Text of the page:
According to the charity, Diabetes UK, over 2 million people have been diagnosed with diabetes in the UK, yet it is believed there may be another million who are unaware that they have the disease.
What is Diabetes?
Diabetes is a condition where the body is unable to produce sufficient insulin to control blood sugar, allowing higher than normal levels into the bloodstream.
There are two main types of diabetes:
Type 1 – this usually occurs in children and develops when the insulin-producing cells in the pancreas have been destroyed. It is not yet understood why this happens but it may be a combination of genes and environmental triggers. The incidence of Type 1 diabetes in children is rising at a rate of 3-4% a year.
Type 2 – this usually occurs in adults over 40, also known as “late onset diabetes”. However, it is now being diagnosed in children as young as seven. Type 2 diabetes develops when the body can still make some insulin, but not enough, or when the insulin that is produced does not work properly (known as insulin resistance). In most cases this is linked with being overweight.
Common Symptoms of Diabetes:
How is diabetes treated?
Diabetes is treated in two ways – a combination of diet and exercise and/or medication with tablets or insulin.
Type 1 diabetes must be treated with insulin injections due to the body’s inability to produce its own insulin. With new research, islet cell transplants from donor pancreases are proving to be promising for the future which allows the patient to start producing their own insulin again.
Type 2 diabetes may be controlled by diet and exercise alone. When this is insufficient, there are three types of medication that may be prescribed. One type increases the amount of insulin secreted by the pancreas. Another increases the action of insulin within the body. The third type is able to delay the absorption of glucose from the digestive system.
Once diabetes has been diagnosed, the patient is taught how to check their glucose levels regularly from a fingerprick blood test, and also a urine test. They should also receive advice on healthy eating from a dietician and have regular health checks by their GP, Practice Nurse or at their Diabetic Clinic.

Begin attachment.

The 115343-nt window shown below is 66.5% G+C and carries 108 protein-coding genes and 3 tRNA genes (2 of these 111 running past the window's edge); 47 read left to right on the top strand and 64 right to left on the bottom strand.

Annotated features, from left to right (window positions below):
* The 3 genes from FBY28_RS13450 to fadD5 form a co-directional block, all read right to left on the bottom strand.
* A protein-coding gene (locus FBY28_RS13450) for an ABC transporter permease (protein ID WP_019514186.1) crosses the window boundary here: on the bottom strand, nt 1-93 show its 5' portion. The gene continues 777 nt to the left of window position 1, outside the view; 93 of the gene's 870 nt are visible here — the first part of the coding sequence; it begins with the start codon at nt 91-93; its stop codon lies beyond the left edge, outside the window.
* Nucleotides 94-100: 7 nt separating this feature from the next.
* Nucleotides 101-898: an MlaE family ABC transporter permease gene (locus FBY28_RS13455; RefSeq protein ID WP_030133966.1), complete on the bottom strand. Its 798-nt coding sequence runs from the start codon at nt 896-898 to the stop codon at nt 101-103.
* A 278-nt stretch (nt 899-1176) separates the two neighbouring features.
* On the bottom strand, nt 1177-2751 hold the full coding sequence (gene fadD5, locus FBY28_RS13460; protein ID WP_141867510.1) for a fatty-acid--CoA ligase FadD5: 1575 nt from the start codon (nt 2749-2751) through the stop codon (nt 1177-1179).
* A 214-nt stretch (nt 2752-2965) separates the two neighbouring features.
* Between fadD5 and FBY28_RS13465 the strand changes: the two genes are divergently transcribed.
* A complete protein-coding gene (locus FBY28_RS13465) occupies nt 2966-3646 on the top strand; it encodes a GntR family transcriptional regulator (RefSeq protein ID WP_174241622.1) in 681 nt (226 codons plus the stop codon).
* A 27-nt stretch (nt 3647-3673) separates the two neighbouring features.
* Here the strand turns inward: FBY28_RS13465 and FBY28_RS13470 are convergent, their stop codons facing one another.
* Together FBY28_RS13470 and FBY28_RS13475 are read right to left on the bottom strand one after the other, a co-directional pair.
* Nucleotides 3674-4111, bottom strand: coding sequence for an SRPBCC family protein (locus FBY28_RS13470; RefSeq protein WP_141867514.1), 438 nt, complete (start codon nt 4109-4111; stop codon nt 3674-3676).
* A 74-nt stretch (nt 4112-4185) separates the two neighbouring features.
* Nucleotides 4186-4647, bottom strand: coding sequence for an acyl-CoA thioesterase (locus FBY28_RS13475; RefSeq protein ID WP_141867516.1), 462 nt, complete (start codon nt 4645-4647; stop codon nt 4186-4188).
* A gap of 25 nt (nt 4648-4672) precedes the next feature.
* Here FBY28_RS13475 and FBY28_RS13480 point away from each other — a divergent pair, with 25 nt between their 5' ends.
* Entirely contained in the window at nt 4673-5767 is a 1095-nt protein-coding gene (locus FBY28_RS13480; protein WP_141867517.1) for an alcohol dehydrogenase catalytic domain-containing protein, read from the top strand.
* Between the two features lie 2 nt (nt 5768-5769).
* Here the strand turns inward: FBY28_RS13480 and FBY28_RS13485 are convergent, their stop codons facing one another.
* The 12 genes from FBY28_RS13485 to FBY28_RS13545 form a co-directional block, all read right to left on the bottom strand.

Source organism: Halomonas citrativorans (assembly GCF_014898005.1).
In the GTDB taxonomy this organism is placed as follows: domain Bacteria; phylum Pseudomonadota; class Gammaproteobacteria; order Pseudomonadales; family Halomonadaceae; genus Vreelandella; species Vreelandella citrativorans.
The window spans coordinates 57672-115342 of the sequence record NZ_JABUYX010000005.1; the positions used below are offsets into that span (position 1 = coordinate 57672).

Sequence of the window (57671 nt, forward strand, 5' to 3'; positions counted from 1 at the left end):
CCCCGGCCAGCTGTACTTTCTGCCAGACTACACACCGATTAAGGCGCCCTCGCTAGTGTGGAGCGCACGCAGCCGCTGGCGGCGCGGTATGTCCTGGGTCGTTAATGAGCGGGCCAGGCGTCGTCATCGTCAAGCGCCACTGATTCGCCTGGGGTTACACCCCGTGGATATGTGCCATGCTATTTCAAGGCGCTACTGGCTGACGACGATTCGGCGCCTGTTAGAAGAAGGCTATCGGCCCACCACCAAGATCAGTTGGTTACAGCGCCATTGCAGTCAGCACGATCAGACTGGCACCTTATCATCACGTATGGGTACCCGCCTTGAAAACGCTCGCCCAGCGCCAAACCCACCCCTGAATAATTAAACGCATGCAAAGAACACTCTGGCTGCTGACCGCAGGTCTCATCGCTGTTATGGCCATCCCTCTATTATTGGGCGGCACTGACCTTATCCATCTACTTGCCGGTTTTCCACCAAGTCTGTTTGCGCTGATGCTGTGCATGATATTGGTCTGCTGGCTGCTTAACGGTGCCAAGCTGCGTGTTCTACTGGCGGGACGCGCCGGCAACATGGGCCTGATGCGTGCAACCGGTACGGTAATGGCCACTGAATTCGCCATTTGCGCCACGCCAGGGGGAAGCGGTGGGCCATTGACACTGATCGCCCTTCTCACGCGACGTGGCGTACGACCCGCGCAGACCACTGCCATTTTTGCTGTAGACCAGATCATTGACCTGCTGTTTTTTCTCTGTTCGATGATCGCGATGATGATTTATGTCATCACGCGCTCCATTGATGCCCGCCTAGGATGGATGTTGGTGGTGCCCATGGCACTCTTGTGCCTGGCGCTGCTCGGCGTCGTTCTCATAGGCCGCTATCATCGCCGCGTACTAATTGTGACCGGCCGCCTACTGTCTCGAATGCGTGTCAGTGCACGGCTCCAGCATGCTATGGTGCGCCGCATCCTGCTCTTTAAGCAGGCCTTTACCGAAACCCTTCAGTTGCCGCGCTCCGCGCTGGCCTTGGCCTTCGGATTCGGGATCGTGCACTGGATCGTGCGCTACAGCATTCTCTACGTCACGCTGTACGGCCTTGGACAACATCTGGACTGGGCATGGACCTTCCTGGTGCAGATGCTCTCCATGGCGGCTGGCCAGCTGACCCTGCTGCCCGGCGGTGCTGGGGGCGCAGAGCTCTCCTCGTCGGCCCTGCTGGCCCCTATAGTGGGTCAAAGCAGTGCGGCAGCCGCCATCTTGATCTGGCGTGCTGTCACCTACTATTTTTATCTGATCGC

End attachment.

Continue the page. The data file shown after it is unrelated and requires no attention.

The health checks are very important and every diabetic patient should be seen at least once a year to monitor blood sugar control and to check for any complications.
Diabetics have a higher than average risk of cardiovascular disease, strokes and neuropathy which affects the sensation in the feet and lower legs. Eye tests are also necessary to check for retinopathy which may lead to blindness.
Living a healthy lifestyle can make a big difference in not only managing diabetes but preventing diabetes Type 2, as well. Studies have shown that eating three small meals a day with healthy snacks in between helps to regulate blood sugar. Regular exercise of at least 30 minutes three times a week is also beneficial.
Avoiding foods that are high in saturated or hydrogenated fats, and eating carbohydrates with a low glycaemic index will also help with blood sugar regulation. See http://www.glycemicindex.com for the values of a range of foods. High fibre foods such as wholemeal bread and brown rice are preferable to their white versions. Oat bran or oat meal are also good sources of fibre. Sugar should be limited but beware of some artificial sweeteners as they have been found to adversely effect blood sugar.
Nutrients such as vitamins C and E can help insulin penetrate cells more efficiently and also protect the cardiovascular system. The trace mineral chromium found in broccoli and grapefruit has been shown to regulate blood sugar. Magnesium is also good for glucose control and is often lacking in diabetics.
More information is available at http://www.diabetes.org.uk.
Sue Bedford is a Registered Nurse with a Diploma in Nutrition, specialising in health screening and health promotion. More information can be found at http://www.healthychoices.co.uk